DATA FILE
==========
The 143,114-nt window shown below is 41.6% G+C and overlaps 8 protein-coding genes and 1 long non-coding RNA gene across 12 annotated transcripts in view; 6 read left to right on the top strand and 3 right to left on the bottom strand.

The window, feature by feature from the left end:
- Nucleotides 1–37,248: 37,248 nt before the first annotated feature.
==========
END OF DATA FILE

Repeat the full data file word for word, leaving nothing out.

The 143,114-nt window shown below is 41.6% G+C and overlaps 8 protein-coding genes and 1 long non-coding RNA gene across 12 annotated transcripts in view; 6 read left to right on the top strand and 3 right to left on the bottom strand.

The window, feature by feature from the left end:
- Nucleotides 1–37,248: 37,248 nt before the first annotated feature.